UArts has a great portfolio day that is supported by its alumni. Luckily, Carol Smith, an alumna who interviewed me, offered me a job in New York in her small design agency called Creative Source. While there I quickly became the go to designer for anything digital or interactive. I spent about a third of my time designing and programming websites and Flash games for a number of high profile corporate clients. I learned a lot about the design world but was eager to focus more on interaction design. After three years at Creative Source, I was hired as a senior designer for the digital branch of a mid-sized branding agency in Chelsea called the Infinia Group where I worked with similar types of clients. About half of my time focused on interaction design and programming. I also liked working there and grew as a designer, but I was eager to do more with interaction design, user experience and programming.

Why pursue a graduate degree?
After four years at the Infinia Group I learned about a master’s program at New York University called the Interactive Telecommunications Program or ITP. I went to one of their end-of-semester shows and instantly realized that this was exactly what I needed. The show was a mix between a gallery opening and a science fair with all sorts of amazing, very interactive, imaginative projects on display. Since ITP is part of Tisch School of the Arts, the program is very creative, but there is also a strong focus on technology and user interaction. I knew I had to do everything possible to attend this magical place. I applied a year after learning about the program and was incredibly excited to receive my acceptance letter a few months later. The two years I spent at ITP were easily the best, most creative and innovative two years of my life. I worked on projects that combined my love of design with my other passions for programming (Type Galapagos), electrical engineering (Circuit Board), physical computing (Bocce Draw), data visualization (Datavisual), music innovation (Light Hum) and game development (Splat!,). After graduation I was accepted to stay on for another year as a Research Resident Fellow. As a Fellow I led workshops, held office hours, assisted in several classes, and worked on my own research projects focusing mainly on data visualization and design software development.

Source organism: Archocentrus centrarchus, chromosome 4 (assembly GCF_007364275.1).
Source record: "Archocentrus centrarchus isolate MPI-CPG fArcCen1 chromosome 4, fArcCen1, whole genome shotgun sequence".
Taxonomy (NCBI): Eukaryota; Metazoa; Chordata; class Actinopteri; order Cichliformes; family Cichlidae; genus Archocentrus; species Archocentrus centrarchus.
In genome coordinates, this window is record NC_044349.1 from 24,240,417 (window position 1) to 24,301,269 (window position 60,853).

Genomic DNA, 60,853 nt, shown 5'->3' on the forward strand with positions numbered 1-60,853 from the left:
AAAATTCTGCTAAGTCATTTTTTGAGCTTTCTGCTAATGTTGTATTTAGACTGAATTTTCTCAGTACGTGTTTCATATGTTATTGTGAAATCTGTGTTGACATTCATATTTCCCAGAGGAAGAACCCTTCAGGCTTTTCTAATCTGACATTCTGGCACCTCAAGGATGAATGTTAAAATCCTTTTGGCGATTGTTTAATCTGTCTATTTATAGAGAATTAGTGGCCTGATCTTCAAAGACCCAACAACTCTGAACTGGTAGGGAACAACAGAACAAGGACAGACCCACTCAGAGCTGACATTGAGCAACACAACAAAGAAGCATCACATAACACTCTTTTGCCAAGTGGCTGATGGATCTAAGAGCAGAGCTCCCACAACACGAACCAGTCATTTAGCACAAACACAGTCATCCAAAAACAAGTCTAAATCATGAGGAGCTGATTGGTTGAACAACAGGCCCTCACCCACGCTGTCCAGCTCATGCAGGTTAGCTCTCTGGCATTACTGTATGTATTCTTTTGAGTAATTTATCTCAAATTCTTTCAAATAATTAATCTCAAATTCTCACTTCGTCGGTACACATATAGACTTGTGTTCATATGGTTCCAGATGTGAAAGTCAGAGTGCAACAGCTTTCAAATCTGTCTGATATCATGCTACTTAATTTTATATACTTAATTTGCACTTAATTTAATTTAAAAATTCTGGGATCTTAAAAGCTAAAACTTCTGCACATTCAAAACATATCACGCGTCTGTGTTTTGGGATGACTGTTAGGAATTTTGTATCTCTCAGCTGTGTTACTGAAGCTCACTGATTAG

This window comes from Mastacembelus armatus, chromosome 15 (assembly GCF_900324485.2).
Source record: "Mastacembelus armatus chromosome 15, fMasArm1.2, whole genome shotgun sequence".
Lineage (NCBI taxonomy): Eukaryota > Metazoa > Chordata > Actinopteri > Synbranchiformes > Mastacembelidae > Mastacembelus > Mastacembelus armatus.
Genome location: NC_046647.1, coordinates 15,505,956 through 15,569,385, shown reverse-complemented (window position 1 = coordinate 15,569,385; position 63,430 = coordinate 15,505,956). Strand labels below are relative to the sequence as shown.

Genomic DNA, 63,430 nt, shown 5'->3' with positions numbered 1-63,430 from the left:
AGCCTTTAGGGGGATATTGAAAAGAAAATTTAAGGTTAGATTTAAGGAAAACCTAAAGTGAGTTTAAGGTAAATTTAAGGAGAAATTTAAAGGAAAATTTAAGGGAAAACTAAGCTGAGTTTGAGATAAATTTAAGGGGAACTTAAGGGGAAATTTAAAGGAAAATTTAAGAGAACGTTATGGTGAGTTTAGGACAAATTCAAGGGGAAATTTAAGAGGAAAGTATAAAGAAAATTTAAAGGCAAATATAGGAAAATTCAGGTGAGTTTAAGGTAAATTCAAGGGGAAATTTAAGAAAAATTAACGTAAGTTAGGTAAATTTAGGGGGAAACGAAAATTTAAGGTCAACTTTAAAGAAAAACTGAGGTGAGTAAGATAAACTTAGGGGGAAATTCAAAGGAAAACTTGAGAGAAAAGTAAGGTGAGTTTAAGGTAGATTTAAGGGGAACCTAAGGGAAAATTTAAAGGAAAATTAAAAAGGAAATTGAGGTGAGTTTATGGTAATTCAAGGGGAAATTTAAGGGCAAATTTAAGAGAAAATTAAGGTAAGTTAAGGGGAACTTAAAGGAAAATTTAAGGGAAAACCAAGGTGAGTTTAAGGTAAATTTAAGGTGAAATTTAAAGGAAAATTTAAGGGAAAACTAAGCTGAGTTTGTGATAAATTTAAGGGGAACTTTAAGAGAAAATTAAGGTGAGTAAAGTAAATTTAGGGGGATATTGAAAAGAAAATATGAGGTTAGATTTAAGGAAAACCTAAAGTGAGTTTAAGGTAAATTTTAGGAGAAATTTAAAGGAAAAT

You have started several businesses; could you tell us a little bit about BigPlay and Datavisual, Inc.?